Fraudsters trying to exploit coronavirus fear on 'industrial scale'
People working from home should expect to be targeted by criminals who have swiftly moved to exploit the coronavirus pandemic on an industrial scale by preying on the public's "thirst for information", an anti-fraud service's boss has said.
Hackers are increasingly looking to dupe home workers and gain control of their computers to steal banking or personal information or freeze the screens and demand ransoms of thousands of pounds to unlock it, Cifas chief executive Mike Haley said.
He also warned a mass flurry of malicious data-harvesting emails pretending to be from Government in the wake of the £350 billion economy lifeline was "definitely coming", saying an imminent wave of pandemic-related fraud will see people lose millions of pounds.
There have also been reports of the house-bound elderly and vulnerable being targeted in distraction burglaries with criminals using the health crisis to pretend to be from councils carrying out welfare checks, he said, adding: "Social distancing creates an opportunity for individuals to be picked off."
Mr Haley told the PA news agency: "We've seen fraudsters already exploiting the coronavirus situation on a quite industrial scale - preying on the thirst for information.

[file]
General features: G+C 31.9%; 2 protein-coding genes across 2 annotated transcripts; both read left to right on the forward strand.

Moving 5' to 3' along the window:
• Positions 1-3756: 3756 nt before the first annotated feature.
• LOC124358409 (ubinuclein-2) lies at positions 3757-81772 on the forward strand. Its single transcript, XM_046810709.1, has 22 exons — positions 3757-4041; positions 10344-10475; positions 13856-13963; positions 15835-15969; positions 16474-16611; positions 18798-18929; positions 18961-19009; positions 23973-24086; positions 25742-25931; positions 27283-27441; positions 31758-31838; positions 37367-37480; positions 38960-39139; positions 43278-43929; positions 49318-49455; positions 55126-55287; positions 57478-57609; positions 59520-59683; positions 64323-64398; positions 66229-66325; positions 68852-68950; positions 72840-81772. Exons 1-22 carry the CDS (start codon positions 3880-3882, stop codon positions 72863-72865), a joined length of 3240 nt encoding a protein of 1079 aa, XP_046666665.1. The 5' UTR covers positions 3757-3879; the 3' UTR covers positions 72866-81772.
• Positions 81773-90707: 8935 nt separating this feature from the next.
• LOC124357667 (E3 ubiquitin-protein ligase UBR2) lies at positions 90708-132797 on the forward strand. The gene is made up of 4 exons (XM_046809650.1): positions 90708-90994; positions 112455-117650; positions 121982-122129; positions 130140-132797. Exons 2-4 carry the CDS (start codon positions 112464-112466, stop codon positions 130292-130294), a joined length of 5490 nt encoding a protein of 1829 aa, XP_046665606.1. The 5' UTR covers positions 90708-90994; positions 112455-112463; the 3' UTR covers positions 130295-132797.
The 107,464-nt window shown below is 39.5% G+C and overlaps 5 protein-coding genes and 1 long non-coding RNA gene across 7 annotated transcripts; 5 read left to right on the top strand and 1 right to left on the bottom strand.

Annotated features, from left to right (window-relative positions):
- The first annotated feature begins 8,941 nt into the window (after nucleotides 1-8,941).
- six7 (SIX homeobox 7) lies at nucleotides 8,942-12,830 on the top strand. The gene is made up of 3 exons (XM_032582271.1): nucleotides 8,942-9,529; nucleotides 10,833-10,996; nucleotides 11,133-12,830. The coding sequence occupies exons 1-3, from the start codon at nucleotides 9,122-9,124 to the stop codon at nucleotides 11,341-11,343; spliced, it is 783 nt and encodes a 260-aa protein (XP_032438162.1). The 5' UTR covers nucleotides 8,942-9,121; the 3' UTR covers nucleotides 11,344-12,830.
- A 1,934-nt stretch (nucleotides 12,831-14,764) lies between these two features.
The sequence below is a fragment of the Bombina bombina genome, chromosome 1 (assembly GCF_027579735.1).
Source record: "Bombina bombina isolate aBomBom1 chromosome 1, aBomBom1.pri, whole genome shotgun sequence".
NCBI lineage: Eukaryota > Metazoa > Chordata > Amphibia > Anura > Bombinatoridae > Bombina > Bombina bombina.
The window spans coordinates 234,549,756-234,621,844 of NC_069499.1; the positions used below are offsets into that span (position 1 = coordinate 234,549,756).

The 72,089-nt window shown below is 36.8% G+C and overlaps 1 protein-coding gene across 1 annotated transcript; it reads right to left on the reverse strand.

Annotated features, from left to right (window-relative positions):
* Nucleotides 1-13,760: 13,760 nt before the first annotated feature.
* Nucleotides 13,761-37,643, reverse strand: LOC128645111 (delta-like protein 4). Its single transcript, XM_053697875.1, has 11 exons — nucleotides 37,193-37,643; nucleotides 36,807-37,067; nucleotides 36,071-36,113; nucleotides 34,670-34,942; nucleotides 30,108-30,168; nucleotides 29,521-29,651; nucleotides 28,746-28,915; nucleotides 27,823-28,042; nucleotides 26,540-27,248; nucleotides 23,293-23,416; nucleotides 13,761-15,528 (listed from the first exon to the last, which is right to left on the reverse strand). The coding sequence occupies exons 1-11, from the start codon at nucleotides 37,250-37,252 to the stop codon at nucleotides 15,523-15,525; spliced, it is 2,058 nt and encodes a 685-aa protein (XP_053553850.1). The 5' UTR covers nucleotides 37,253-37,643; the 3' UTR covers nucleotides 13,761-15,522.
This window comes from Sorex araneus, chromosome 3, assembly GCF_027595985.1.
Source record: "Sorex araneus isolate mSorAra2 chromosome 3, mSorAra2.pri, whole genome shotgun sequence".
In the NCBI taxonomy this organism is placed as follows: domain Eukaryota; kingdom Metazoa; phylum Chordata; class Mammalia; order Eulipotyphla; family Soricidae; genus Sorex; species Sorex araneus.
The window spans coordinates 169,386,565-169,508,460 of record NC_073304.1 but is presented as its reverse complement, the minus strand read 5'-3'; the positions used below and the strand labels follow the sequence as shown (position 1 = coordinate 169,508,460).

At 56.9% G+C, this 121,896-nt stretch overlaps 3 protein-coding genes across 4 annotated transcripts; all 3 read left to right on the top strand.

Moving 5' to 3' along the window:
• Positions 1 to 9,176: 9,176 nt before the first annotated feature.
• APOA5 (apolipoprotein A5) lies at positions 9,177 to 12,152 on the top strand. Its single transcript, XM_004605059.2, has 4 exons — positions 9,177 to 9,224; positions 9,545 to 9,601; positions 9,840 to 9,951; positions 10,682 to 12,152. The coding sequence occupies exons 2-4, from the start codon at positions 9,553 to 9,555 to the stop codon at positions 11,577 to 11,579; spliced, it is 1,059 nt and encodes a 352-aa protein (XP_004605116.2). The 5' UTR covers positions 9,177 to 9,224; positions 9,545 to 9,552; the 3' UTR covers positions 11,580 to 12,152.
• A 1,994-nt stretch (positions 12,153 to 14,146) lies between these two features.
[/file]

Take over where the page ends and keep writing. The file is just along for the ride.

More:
"Everyone's checking every five minutes - 'Where are the outbreaks', 'Is it in my area?'
"We're all seeing lots of 'coronavirus latest' emails - it's very easy for one of those to slip through.
"It's a very dangerous opportunity for fraud attacks - they are as virulent as the virus.
"All that distraction, worry, anxiety created by this means people might not take the time to check as usual.
"Everyone's got to think: 'I'm going to be attacked, I'm going to get these calls'. We've got to be extraordinarily wary at the moment."
Mr Haley added mass call centres had already been set up in places like India where scammers are aiming to steal information by tactics like pretending to be from IT support at work and persuading people to hand over control of their screens.
He said the absence of a support network in an office meant people were more likely to fall victim to this kind of scam, adding: "We don't have people immediately around us, so social distancing creates an opportunity for individuals to be picked off."
Mr Haley also warned of the risks of an increase in people persuaded to launder money by "flipping" criminal cash through their bank account for a small cut in a process, known as being a "money mule".
There are likely to be a "lot more desperate people over the next few months" including those on zero-hours contracts and pub and club workers, he said.
Cifas, a leading fraud prevention service, said getting a clear idea of the full scale of any rise in fraud can take several weeks to become apparent. But it said it had seen a reported rise in:
- Fake sites selling hard-to-get items like hand sanitiser and facemasks.
- Criminals exploiting pandemic panic to assist in distraction burglaries by feigning to be checking on vulnerable homeowners under numerous guises.
- A rise in coronavirus-related emails and adverts offering medication, vaccination kits and medical aids, and donations for charities and victims.
- Fake "Government" emails following announcements around financial help for freelancers and businesses.
- Fraudsters purporting to be from travel companies asking for personal information regarding cancelled holidays.
- An increase in adverts for "money mule" recruitment, targeting people who may be struggling financially.